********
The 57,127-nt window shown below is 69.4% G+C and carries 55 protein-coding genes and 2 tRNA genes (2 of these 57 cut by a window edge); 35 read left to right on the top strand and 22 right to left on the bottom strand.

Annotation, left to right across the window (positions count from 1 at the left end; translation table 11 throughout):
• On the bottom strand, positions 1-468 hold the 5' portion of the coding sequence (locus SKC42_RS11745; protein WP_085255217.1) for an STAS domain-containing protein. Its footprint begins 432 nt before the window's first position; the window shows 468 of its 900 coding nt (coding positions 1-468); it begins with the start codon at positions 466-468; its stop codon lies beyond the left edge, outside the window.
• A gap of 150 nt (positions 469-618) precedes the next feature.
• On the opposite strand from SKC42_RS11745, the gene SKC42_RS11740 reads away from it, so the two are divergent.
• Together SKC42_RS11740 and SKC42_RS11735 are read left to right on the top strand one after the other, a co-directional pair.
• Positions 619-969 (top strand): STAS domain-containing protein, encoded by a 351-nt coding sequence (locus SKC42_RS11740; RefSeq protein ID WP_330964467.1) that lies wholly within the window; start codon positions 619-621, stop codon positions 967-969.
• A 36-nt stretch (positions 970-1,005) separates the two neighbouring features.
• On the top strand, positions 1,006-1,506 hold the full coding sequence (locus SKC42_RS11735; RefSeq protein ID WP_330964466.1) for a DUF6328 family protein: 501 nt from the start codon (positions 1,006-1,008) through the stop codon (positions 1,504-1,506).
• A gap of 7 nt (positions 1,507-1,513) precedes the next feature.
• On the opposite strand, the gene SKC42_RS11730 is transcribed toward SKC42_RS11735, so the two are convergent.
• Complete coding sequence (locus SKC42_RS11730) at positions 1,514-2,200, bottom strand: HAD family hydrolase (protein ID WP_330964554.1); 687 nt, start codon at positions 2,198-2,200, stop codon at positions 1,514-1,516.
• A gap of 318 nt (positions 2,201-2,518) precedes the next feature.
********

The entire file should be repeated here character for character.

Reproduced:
The 57,127-nt window shown below is 69.4% G+C and carries 55 protein-coding genes and 2 tRNA genes (2 of these 57 cut by a window edge); 35 read left to right on the top strand and 22 right to left on the bottom strand.

Annotation, left to right across the window (positions count from 1 at the left end; translation table 11 throughout):
• On the bottom strand, positions 1-468 hold the 5' portion of the coding sequence (locus SKC42_RS11745; protein WP_085255217.1) for an STAS domain-containing protein. Its footprint begins 432 nt before the window's first position; the window shows 468 of its 900 coding nt (coding positions 1-468); it begins with the start codon at positions 466-468; its stop codon lies beyond the left edge, outside the window.
• A gap of 150 nt (positions 469-618) precedes the next feature.
• On the opposite strand from SKC42_RS11745, the gene SKC42_RS11740 reads away from it, so the two are divergent.
• Together SKC42_RS11740 and SKC42_RS11735 are read left to right on the top strand one after the other, a co-directional pair.
• Positions 619-969 (top strand): STAS domain-containing protein, encoded by a 351-nt coding sequence (locus SKC42_RS11740; RefSeq protein ID WP_330964467.1) that lies wholly within the window; start codon positions 619-621, stop codon positions 967-969.
• A 36-nt stretch (positions 970-1,005) separates the two neighbouring features.
• On the top strand, positions 1,006-1,506 hold the full coding sequence (locus SKC42_RS11735; RefSeq protein ID WP_330964466.1) for a DUF6328 family protein: 501 nt from the start codon (positions 1,006-1,008) through the stop codon (positions 1,504-1,506).
• A gap of 7 nt (positions 1,507-1,513) precedes the next feature.
• On the opposite strand, the gene SKC42_RS11730 is transcribed toward SKC42_RS11735, so the two are convergent.
• Complete coding sequence (locus SKC42_RS11730) at positions 1,514-2,200, bottom strand: HAD family hydrolase (protein ID WP_330964554.1); 687 nt, start codon at positions 2,198-2,200, stop codon at positions 1,514-1,516.
• A gap of 318 nt (positions 2,201-2,518) precedes the next feature.